Building a website or having one built is but a small portion of what it means to have a successful web presence. Content is king when it comes to success.  Take a look at your own surfing habits.  Which sites do you go back to; the static, boring, non-updated sites or the ones that have quality, fresh and new content?

Businesses, churches, organizations, individuals shy away from ‘content development’ due to various reasons:

  • Don’t think they have anything new to say.
  • Thought that the person that built the site would do that.
  • Didn’t realize that it needed to be done (“Hey, I’ve got a website, isn’t that good enough”)
  • You do update your content but the quality is sub-par. (bad copy, graphics, videos, etc.)
  • The ‘decision makers’ don’t spend time on the Internet.

Strategic, high-quality content development is essential and should not be over-looked.  In addition, I bet you that if you’re  not updating your site regularly with good content, the search engines aren’t finding you, thus your target market can’t find you either.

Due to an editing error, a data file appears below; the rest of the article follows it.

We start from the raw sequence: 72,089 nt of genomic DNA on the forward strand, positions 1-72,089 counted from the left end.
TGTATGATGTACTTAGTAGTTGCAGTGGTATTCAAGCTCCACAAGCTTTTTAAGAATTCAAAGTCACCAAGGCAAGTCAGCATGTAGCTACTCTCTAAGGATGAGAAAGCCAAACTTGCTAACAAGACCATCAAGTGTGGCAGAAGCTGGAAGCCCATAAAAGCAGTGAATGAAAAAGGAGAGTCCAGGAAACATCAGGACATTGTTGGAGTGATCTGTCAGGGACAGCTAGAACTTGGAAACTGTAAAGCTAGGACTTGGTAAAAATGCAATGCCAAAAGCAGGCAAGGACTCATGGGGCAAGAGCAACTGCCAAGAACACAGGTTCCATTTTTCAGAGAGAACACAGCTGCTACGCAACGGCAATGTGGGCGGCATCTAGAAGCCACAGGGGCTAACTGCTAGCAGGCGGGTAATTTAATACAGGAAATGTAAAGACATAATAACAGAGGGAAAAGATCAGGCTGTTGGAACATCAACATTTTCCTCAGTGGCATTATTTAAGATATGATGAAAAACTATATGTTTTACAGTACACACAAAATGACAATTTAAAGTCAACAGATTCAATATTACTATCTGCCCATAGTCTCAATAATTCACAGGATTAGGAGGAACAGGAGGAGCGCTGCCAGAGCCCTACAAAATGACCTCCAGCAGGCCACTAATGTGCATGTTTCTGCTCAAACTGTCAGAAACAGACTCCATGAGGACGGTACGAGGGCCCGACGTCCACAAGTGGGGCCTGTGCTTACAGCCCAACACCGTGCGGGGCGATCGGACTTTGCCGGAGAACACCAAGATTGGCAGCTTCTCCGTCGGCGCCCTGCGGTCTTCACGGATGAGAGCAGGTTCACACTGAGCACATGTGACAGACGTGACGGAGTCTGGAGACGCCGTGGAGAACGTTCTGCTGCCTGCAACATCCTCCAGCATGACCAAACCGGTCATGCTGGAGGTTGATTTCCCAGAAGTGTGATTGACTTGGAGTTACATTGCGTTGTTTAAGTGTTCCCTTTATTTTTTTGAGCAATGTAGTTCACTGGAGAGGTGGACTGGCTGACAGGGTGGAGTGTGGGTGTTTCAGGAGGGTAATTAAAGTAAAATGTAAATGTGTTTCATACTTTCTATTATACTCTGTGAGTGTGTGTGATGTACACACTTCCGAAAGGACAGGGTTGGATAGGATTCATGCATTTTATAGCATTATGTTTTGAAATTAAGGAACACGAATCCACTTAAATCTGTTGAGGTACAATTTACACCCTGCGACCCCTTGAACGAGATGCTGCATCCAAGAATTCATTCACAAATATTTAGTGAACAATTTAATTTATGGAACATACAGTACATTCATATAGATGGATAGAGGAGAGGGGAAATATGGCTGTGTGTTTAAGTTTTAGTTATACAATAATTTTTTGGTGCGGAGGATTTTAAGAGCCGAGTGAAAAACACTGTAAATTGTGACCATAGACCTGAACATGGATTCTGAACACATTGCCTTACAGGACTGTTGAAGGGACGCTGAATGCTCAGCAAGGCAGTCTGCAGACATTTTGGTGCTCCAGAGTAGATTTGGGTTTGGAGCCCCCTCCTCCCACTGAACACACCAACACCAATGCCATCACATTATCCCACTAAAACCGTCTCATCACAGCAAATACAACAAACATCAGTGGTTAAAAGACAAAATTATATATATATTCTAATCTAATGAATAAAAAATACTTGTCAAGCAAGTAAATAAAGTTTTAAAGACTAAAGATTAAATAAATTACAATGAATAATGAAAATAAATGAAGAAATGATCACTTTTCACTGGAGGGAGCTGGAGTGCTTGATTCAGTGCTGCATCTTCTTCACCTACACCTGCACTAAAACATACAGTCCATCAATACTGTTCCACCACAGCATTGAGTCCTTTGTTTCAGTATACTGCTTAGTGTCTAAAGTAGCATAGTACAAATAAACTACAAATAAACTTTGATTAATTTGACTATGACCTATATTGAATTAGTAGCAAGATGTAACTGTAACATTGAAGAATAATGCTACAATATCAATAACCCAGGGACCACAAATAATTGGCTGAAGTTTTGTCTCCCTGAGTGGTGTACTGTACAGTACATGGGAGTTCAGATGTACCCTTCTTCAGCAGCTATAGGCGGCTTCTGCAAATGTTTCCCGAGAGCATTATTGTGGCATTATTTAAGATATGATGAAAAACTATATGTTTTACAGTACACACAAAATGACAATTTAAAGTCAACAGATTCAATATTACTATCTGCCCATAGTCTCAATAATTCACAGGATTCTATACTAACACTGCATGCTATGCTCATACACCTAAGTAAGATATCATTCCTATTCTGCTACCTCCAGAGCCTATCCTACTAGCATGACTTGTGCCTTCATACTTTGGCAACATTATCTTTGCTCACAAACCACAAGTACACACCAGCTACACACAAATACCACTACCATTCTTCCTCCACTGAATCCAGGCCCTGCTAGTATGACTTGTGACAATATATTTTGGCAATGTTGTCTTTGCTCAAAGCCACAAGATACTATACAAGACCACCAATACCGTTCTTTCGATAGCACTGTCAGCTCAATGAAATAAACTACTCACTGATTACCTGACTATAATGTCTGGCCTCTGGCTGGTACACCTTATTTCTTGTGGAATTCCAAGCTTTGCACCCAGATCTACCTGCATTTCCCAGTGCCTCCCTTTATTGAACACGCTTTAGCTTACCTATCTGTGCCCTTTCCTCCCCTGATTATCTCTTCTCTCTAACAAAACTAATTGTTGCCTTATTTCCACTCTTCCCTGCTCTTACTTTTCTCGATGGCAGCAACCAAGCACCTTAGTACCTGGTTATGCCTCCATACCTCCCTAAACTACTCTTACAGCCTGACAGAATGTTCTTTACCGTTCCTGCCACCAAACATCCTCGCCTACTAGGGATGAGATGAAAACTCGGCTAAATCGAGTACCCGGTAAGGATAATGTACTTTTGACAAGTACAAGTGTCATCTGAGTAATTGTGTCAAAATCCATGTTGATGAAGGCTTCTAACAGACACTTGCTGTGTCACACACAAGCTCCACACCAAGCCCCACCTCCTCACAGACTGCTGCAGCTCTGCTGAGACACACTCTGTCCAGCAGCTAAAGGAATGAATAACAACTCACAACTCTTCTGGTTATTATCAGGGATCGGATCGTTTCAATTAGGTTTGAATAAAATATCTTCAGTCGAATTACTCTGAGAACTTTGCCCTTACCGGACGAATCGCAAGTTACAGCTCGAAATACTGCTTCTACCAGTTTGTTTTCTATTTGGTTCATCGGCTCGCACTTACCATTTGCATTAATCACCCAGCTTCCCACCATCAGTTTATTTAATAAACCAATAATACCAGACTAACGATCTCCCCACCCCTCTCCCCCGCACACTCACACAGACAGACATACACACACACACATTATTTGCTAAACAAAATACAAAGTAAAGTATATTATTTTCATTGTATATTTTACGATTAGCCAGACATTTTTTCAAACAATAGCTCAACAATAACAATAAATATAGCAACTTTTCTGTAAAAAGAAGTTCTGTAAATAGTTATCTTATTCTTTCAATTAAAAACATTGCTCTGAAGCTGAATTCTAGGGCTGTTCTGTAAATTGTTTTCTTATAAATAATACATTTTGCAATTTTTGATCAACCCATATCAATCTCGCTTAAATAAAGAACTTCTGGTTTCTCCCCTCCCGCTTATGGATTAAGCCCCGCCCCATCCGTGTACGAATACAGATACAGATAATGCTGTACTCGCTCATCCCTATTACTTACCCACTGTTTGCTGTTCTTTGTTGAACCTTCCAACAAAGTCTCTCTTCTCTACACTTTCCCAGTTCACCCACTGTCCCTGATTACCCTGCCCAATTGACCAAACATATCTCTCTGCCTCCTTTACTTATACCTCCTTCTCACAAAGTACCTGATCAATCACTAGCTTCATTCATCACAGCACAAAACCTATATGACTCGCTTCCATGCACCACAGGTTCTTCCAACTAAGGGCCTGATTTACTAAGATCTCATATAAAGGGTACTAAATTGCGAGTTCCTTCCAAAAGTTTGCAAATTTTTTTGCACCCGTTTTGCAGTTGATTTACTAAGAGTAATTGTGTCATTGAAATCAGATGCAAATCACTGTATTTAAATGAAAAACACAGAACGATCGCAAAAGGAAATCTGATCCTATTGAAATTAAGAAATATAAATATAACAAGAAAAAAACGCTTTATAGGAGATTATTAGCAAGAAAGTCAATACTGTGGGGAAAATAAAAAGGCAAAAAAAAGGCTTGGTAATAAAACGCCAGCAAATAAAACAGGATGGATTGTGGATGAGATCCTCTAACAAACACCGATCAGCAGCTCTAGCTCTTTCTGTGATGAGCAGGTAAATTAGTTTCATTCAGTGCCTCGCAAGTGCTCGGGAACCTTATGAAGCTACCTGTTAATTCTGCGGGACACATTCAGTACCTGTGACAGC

Go to a professional so they can create your content for you, it’s worth spending some money on.  Just because you own the business or you’re the pastor of the church or you’re the person that built the site, doesn’t mean you can, or even should, create the content.  You hire mechanics, exterminators, lawyers, hair-dressers, IT professionals, etc., to do the things that you don’t have the time or the expertise to do.


Joe Randeen – 3 Penguins Design

Most experts agree: The Internet improves social relations and will continue to do so over the next decade. And you thought the machines were going to rise up and murder us all.

The Pew Research Center’s Internet & American Life Project and Elon University’s Imagining the Internet Center just released their fourth “Future of the Internet” survey, the topic of which was “The Future of Social Relations.” The opt-in study, which tapped 895 tech stakeholders and critics, essentially presented respondents with two differing world views:

“In 2020, when I look at the big picture and consider my personal friendships, marriage and other relationships, I see that the internet has mostly been a positive force on my social world. And this will only grow more true in the future. ”

and… [read]